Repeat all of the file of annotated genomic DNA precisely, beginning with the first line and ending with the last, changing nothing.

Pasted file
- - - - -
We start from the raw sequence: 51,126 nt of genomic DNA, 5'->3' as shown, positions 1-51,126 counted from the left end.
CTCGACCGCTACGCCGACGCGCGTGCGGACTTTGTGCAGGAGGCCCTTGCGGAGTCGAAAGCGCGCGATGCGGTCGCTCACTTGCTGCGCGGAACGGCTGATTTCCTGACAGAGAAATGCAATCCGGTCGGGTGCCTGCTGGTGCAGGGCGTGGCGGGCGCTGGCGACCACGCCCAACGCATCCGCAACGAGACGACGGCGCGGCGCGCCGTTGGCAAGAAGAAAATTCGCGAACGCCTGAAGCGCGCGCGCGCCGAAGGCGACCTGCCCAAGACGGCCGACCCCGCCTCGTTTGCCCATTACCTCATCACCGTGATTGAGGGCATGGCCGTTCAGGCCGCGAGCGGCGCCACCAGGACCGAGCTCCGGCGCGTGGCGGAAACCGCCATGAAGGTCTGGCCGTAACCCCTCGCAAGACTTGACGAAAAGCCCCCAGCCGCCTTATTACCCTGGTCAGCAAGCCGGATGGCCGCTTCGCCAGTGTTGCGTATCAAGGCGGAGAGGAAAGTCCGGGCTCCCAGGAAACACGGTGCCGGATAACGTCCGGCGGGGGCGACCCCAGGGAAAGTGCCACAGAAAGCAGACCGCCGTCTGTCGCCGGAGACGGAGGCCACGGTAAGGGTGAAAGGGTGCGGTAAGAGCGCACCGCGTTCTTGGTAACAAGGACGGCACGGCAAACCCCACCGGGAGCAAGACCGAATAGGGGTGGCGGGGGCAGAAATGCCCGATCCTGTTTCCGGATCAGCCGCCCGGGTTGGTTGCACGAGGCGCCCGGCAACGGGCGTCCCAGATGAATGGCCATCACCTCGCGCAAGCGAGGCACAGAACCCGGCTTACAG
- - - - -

We start from the raw sequence: 51,126 nt of genomic DNA, 5'->3' as shown, positions 1-51,126 counted from the left end.
CTCGACCGCTACGCCGACGCGCGTGCGGACTTTGTGCAGGAGGCCCTTGCGGAGTCGAAAGCGCGCGATGCGGTCGCTCACTTGCTGCGCGGAACGGCTGATTTCCTGACAGAGAAATGCAATCCGGTCGGGTGCCTGCTGGTGCAGGGCGTGGCGGGCGCTGGCGACCACGCCCAACGCATCCGCAACGAGACGACGGCGCGGCGCGCCGTTGGCAAGAAGAAAATTCGCGAACGCCTGAAGCGCGCGCGCGCCGAAGGCGACCTGCCCAAGACGGCCGACCCCGCCTCGTTTGCCCATTACCTCATCACCGTGATTGAGGGCATGGCCGTTCAGGCCGCGAGCGGCGCCACCAGGACCGAGCTCCGGCGCGTGGCGGAAACCGCCATGAAGGTCTGGCCGTAACCCCTCGCAAGACTTGACGAAAAGCCCCCAGCCGCCTTATTACCCTGGTCAGCAAGCCGGATGGCCGCTTCGCCAGTGTTGCGTATCAAGGCGGAGAGGAAAGTCCGGGCTCCCAGGAAACACGGTGCCGGATAACGTCCGGCGGGGGCGACCCCAGGGAAAGTGCCACAGAAAGCAGACCGCCGTCTGTCGCCGGAGACGGAGGCCACGGTAAGGGTGAAAGGGTGCGGTAAGAGCGCACCGCGTTCTTGGTAACAAGGACGGCACGGCAAACCCCACCGGGAGCAAGACCGAATAGGGGTGGCGGGGGCAGAAATGCCCGATCCTGTTTCCGGATCAGCCGCCCGGGTTGGTTGCACGAGGCGCCCGGCAACGGGCGTCCCAGATGAATGGCCATCACCTCGCGCAAGCGAGGCACAGAACCCGGCTTACAG